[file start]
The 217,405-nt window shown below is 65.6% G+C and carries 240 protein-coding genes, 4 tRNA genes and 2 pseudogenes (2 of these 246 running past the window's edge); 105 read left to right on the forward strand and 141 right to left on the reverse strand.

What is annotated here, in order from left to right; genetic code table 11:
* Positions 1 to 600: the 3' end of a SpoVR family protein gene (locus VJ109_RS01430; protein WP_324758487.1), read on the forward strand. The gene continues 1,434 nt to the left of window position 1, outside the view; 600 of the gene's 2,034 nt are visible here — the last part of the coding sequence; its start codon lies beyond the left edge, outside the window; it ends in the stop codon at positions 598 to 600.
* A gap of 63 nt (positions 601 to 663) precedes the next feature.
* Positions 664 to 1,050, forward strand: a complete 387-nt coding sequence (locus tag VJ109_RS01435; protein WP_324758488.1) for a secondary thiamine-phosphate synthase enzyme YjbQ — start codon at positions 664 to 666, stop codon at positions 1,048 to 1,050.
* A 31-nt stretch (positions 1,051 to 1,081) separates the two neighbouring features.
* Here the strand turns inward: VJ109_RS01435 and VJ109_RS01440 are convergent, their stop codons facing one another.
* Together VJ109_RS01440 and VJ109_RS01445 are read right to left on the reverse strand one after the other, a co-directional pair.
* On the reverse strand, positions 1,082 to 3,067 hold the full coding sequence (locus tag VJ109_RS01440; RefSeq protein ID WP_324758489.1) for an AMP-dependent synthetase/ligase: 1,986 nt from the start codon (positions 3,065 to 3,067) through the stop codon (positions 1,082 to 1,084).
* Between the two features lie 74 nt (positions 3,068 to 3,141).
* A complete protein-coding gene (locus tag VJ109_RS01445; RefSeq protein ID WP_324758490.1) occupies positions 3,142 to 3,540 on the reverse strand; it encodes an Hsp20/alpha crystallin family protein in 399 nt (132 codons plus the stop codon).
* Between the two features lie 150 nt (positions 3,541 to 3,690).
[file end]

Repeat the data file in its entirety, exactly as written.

The 217,405-nt window shown below is 65.6% G+C and carries 240 protein-coding genes, 4 tRNA genes and 2 pseudogenes (2 of these 246 running past the window's edge); 105 read left to right on the forward strand and 141 right to left on the reverse strand.

What is annotated here, in order from left to right; genetic code table 11:
* Positions 1 to 600: the 3' end of a SpoVR family protein gene (locus VJ109_RS01430; protein WP_324758487.1), read on the forward strand. The gene continues 1,434 nt to the left of window position 1, outside the view; 600 of the gene's 2,034 nt are visible here — the last part of the coding sequence; its start codon lies beyond the left edge, outside the window; it ends in the stop codon at positions 598 to 600.
* A gap of 63 nt (positions 601 to 663) precedes the next feature.
* Positions 664 to 1,050, forward strand: a complete 387-nt coding sequence (locus tag VJ109_RS01435; protein WP_324758488.1) for a secondary thiamine-phosphate synthase enzyme YjbQ — start codon at positions 664 to 666, stop codon at positions 1,048 to 1,050.
* A 31-nt stretch (positions 1,051 to 1,081) separates the two neighbouring features.
* Here the strand turns inward: VJ109_RS01435 and VJ109_RS01440 are convergent, their stop codons facing one another.
* Together VJ109_RS01440 and VJ109_RS01445 are read right to left on the reverse strand one after the other, a co-directional pair.
* On the reverse strand, positions 1,082 to 3,067 hold the full coding sequence (locus tag VJ109_RS01440; RefSeq protein ID WP_324758489.1) for an AMP-dependent synthetase/ligase: 1,986 nt from the start codon (positions 3,065 to 3,067) through the stop codon (positions 1,082 to 1,084).
* Between the two features lie 74 nt (positions 3,068 to 3,141).
* A complete protein-coding gene (locus tag VJ109_RS01445; RefSeq protein ID WP_324758490.1) occupies positions 3,142 to 3,540 on the reverse strand; it encodes an Hsp20/alpha crystallin family protein in 399 nt (132 codons plus the stop codon).
* Between the two features lie 150 nt (positions 3,541 to 3,690).